Newbie Question (Was: Newbie Question...) 
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 Newbie Question (Was: Newbie Question...)

Thanks to everyone for all the suggestion. Every one of them has
enlightned me a lot. I suppose I will use the "find" subroutine I
wrote modifiied as Jugoslav suggested (in a module), or the function
proposed by David (the solution proposed by David is far more
intuitive and useful than mine).
I still have some problem with the PACK function (as suggested by Paul
& Richard & Michel), but maybe is because here at work I only have
digital visual fortran 6.0 (Mathworks says that is enormously bugged),
or maybe because I'm so stupid I've made mistakes again... So I have
to try at home. After the declaration:

write(*,*) pack((/(i, i = 1,size(in_1))/),(in_1 /= 0))

My compiler keeps giving me the error:

D:\temp\find.f90
D:\temp\find.f90(87) : Error: The shapes of the arguments do not
conform. [PACK]
write(*,*) pack((/(i, i = 1,size(in_1))/),(in_1 /= 0))

Thanks to everyone for your help.



Mon, 27 Feb 2006 00:49:24 GMT  
 Newbie Question (Was: Newbie Question...)

Quote:

> write(*,*) pack((/(i, i = 1,size(in_1))/),(in_1 /= 0))

> My compiler keeps giving me the error:

> D:\temp\find.f90
> D:\temp\find.f90(87) : Error: The shapes of the arguments do not
> conform. [PACK]
> write(*,*) pack((/(i, i = 1,size(in_1))/),(in_1 /= 0))

That's because they don't match.  Referring back to your original
code, I see that in_1 has rank 2.  The expression (in_1 /= 0)
will have the same shape as in_1.

But the array constructor (/(i, i = 1,size(in_1))/) has rank 1.
and so can never match the shape of anything of rank 2.

Rank matters.  It is part of shape.  Note that the shape of an
array is itself an array, always of rank 1.  The size of the
shape is the rank of the array.

An array declared as x(1) is not the same thing as a scalar x.
Likewise, an array declared as x(n,1) or x(1,n) is not the same as
an array declared x(n).  They have the same number of elements,
but their shape is not the same because their rank is different.
The shape of an array declared as x(n) is (/ n /).  The shape of
an array declared as x(n,1) is (/ n, 1 /).  Note the difference.

--
Richard Maine                       |  Good judgment comes from experience;
email: my first.last at org.domain  |  experience comes from bad judgment.
org: nasa, domain: gov              |        -- Mark Twain



Mon, 27 Feb 2006 01:34:35 GMT  
 Newbie Question (Was: Newbie Question...)

Quote:


> > write(*,*) pack((/(i, i = 1,size(in_1))/),(in_1 /= 0))

> > My compiler keeps giving me the error:

> > D:\temp\find.f90
> > D:\temp\find.f90(87) : Error: The shapes of the arguments do not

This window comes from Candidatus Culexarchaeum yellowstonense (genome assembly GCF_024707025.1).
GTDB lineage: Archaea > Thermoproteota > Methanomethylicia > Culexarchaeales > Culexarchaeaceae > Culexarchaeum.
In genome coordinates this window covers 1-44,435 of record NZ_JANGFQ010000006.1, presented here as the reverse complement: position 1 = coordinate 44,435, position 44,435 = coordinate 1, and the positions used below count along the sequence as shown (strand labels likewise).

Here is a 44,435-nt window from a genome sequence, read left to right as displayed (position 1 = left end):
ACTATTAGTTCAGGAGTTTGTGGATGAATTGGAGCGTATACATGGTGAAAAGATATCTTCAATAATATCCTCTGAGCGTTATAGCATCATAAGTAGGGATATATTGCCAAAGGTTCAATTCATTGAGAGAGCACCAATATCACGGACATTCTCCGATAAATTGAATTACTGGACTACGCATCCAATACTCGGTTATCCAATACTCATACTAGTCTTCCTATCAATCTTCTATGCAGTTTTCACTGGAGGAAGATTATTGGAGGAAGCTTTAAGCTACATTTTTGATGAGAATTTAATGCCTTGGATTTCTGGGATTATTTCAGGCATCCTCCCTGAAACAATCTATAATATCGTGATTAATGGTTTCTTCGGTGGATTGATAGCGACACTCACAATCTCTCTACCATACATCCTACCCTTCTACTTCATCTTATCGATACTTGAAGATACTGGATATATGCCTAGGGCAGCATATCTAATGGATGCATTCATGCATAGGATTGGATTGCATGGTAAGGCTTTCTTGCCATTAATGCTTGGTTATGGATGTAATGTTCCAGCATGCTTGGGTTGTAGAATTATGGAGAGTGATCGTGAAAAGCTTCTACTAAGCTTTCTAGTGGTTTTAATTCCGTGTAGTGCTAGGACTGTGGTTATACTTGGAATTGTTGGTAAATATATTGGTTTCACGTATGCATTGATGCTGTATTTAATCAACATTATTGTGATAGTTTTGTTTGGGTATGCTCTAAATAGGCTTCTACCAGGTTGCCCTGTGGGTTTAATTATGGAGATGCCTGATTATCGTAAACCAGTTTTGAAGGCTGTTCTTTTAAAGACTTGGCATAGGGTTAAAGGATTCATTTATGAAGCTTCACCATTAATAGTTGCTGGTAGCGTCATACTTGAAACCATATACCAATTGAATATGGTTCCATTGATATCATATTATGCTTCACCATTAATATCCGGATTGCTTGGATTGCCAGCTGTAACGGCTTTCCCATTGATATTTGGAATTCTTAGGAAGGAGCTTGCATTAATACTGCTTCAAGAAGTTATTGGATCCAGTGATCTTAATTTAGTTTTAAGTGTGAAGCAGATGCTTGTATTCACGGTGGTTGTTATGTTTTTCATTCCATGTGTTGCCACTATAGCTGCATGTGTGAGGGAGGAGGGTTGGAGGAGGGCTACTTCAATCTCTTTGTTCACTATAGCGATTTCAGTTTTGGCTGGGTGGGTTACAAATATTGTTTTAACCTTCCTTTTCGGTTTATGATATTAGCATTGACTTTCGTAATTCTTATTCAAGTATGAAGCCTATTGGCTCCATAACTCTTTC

> > conform. [PACK]
> > write(*,*) pack((/(i, i = 1,size(in_1))/),(in_1 /= 0))

> That's because they don't match.  Referring back to your original
> code, I see that in_1 has rank 2.  The expression (in_1 /= 0)
> will have the same shape as in_1.

> But the array constructor (/(i, i = 1,size(in_1))/) has rank 1.
> and so can never match the shape of anything of rank 2.

The easy fix (well, it's easy now that I looked it up) is to use

( (/in_1/) /=0)

as the second argument to PACT.  This "constructs" a temporary
1D array that has the elements of in_1 in storage order.

Dick Hendrickson

- Show quoted text -

Quote:
> Rank matters.  It is part of shape.  Note that the shape of an
> array is itself an array, always of rank 1.  The size of the
> shape is the rank of the array.

> An array declared as x(1) is not the same thing as a scalar x.
> Likewise, an array declared as x(n,1) or x(1,n) is not the same as
> an array declared x(n).  They have the same number of elements,
> but their shape is not the same because their rank is different.
> The shape of an array declared as x(n) is (/ n /).  The shape of
> an array declared as x(n,1) is (/ n, 1 /).  Note the difference.

> --
> Richard Maine                       |  Good judgment comes from experience;
> email: my first.last at org.domain  |  experience comes from bad judgment.
> org: nasa, domain: gov              |        -- Mark Twain



Mon, 27 Feb 2006 03:40:42 GMT  
 Newbie Question (Was: Newbie Question...)

Quote:

> The easy fix (well, it's easy now that I looked it up) is to use

> ( (/in_1/) /=0)

> as the second argument to PACT.  This "constructs" a temporary
> 1D array that has the elements of in_1 in storage order.

Ooo.  Tricky (anyway, I think so).  I'd forgotten about that
particular feature of arrays in array constructors.

--
Richard Maine                       |  Good judgment comes from experience;
email: my first.last at org.domain  |  experience comes from bad judgment.
org: nasa, domain: gov              |        -- Mark Twain



Mon, 27 Feb 2006 03:50:46 GMT  
 
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